A Lot of Hot Air? David Mackay Fudges the Figures in Favour of Nuclear Power

2011 October 6
by Chris Vernon

Last week I had the opportunity to attend a lecture at the University of Bristol’s Cabot Institute given by Prof. David MacKay, chief scientific adviser to DECC (UK Government Department for Energy and Climate Change). There were two main focuses of his lecture: firstly, a discussion of various sources of energy and secondly, an introduction to DECC’s 2050 pathways tool.

The pathway tool I like and I would encourage anyone interested in the UK’s future energy system and associated carbon emissions to have a play with it. All I would say is that, like many scenario analyses, it is too narrow. The whole point of carrying out scenario analysis is to explore the possibility space. The DECC tool assumes both population and GDP growth. These parameters may be “out of the scope of consideration”, but I would have liked the energy and emissions tool to allow the exploration of steady-state and also economic contraction scenarios. I got the impression MacKay would also have liked to include this flexibility but he said Westminster wouldn’t allow it.

I did not like his comparison of energy sources though. He promotes the use of a single metric to compare energy sources: power density. This means the amount of power delivered per unit area, expressed in watts per square meter [W/m2]. The lecture focused on wind and nuclear power but the analysis can be done for solar power, energy crops, or fossil fuelled power stations.

The headline results were that wind has a power density of 2.5 W/m2 whereas nuclear delivers 1000 W/m2. Sounds good for nuclear and not so good for wind! But the difficulty is that MacKay is comparing apples and oranges.

In order to compare things quantitatively as MacKay is attempting to, it helps if units are the same. MacKay’s m2 of wind farm are not the same as his m2 of nuclear power station. There are three main problems with this analysis:

  • Layering
  • Time
  • Externalities


Cows under Wind Turbines

Cows in a wind farm

The square km of land underneath a nuclear power station is 100% used up. There is nothing else that land can be used for. However, with many renewables the land isn’t used up in a comparable way. Solar panels can be installed on the top of existing buildings requiring none of the underlying land to be used up. Wind farms use around 5% of the land under the turbines, leaving the remaining 95% available for other uses (such as livestock or crops). This 5% compared to 100% improves the power per unit area of wind turbines by a factor of 20.

MacKay made no allowance for the time dimension. He just divided the power of a wind farm or power station by its area. This fails to consider that the nuclear power station took at least 10 years to build before its ~40 year generating lifespan, followed by a ~100 year decommissioning period. In contrast, the wind turbines are generating within months of build commencing and decommission can be similarly swift. This results in the nuclear power station using up the land for around three times longer than the period of time it is generating for, which effectively reduces its power per unit area by a factor of three.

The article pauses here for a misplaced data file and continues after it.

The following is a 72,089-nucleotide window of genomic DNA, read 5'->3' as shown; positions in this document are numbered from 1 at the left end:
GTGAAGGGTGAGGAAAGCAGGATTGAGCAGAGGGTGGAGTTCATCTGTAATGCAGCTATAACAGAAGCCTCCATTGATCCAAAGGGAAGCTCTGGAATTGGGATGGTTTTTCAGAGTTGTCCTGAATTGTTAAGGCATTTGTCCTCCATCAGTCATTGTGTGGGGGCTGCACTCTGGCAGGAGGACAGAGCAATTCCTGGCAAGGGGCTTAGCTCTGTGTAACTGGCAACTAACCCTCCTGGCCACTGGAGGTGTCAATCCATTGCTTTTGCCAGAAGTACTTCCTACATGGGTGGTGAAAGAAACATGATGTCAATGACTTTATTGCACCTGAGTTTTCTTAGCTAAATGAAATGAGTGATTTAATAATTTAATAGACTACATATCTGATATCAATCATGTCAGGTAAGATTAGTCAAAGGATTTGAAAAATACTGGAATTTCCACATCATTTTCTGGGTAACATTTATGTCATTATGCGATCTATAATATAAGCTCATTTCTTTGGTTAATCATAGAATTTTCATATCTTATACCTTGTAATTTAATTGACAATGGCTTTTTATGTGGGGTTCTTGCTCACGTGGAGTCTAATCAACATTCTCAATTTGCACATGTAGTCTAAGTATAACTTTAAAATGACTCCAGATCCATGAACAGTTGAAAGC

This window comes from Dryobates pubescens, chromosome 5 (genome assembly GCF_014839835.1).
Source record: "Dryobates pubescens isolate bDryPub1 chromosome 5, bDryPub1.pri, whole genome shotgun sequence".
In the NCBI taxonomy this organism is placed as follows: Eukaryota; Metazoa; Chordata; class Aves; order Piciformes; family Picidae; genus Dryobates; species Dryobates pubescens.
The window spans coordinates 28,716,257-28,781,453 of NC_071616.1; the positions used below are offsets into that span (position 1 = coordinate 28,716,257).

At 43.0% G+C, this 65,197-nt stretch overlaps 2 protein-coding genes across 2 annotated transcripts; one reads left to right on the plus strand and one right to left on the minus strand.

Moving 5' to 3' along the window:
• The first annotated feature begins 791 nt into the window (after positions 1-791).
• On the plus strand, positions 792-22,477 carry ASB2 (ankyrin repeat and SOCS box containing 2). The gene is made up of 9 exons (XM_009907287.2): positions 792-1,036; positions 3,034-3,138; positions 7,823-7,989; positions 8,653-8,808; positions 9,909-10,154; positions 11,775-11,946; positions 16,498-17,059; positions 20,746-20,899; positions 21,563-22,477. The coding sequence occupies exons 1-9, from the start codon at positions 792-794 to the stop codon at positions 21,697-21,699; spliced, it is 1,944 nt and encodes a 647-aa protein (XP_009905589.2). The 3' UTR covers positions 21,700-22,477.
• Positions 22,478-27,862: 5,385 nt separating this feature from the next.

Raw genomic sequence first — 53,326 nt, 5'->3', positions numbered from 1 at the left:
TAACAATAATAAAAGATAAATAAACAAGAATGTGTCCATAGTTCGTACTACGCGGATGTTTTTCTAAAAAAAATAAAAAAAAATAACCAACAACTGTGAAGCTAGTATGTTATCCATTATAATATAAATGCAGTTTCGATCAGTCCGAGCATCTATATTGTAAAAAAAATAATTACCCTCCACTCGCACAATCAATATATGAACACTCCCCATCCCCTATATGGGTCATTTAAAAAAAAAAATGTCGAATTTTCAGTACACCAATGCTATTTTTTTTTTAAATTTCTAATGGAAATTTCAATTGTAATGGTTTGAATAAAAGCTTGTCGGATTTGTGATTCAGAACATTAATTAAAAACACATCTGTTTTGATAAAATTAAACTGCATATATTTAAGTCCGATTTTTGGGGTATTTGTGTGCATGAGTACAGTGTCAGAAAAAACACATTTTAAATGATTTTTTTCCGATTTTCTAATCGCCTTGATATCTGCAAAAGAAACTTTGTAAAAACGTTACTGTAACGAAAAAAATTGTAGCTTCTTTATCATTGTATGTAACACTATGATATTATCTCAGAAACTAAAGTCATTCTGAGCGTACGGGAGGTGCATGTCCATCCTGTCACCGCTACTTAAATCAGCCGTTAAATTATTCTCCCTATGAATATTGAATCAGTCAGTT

MacKay also made no allowance for the land requirements outside the perimeter fence of ether the nuclear power station or wind farm. This discounts the land required for the uranium mine, the uranium processing, the water required for cooling and importantly the waste storage. The wind turbines also required an iron ore mine, steel foundry and factory. I am not able to quantify the differences in land requirement but I expect the nuclear power station’s “invisible footprint” to be larger, especially when multiplying up the area used for waste storage by the duration for which the land is required (potentially many thousands of years) as described above. Finally, nuclear power stations have a non-zero probability of catastrophic failure, then requiring exclusion zones of hundreds of km2 for decades (Chernobyl, Fukushima).

A Comparable Analysis?
A comparable analysis would consider the fractional land use (layering) of an energy source, the total duration for which this land was used (time) and the land required beyond the immediate installation (externalities). That MacKay’s analysis doesn’t consider these aspects, and that they impact the final results by many factors suggests to me that this metric of comparison is oversimplified. I do not object to the use of the power density metric but would like to see it done properly; otherwise it is comparing apples and oranges and is not useful information.

I don’t doubt that MacKay has considered the points raised above. I am worried that the seemingly-deliberate omission of these factors is presenting an overly political bias towards one source of energy.

According to the above back-of-the-envelope estimates, I would therefore amend MacKay’s comparison of nuclear (1000 W/m2) and wind (2.5 W/m2) to the more realistic 300 W/m2 (accounting for time) and 50 W/m2 (accounting for layering). These adjustments reduce the difference between nuclear and wind from 400- to 6-fold. A further unquantified adjustment to account for externalities is likely to reduce this still further.

Of course, in the final analysis the total land area that is needed is reflected by the naive energy densities MacKay calculates – to generate most of our power from wind (or solar, or biomass) would indeed require vast proportions of the countryside or sea surface to be utilised, and this is an important consideration. However, given the above considerations, it is clear that the headline numbers MacKay is promoting are unfair to renewables, and overly generous towards nuclear.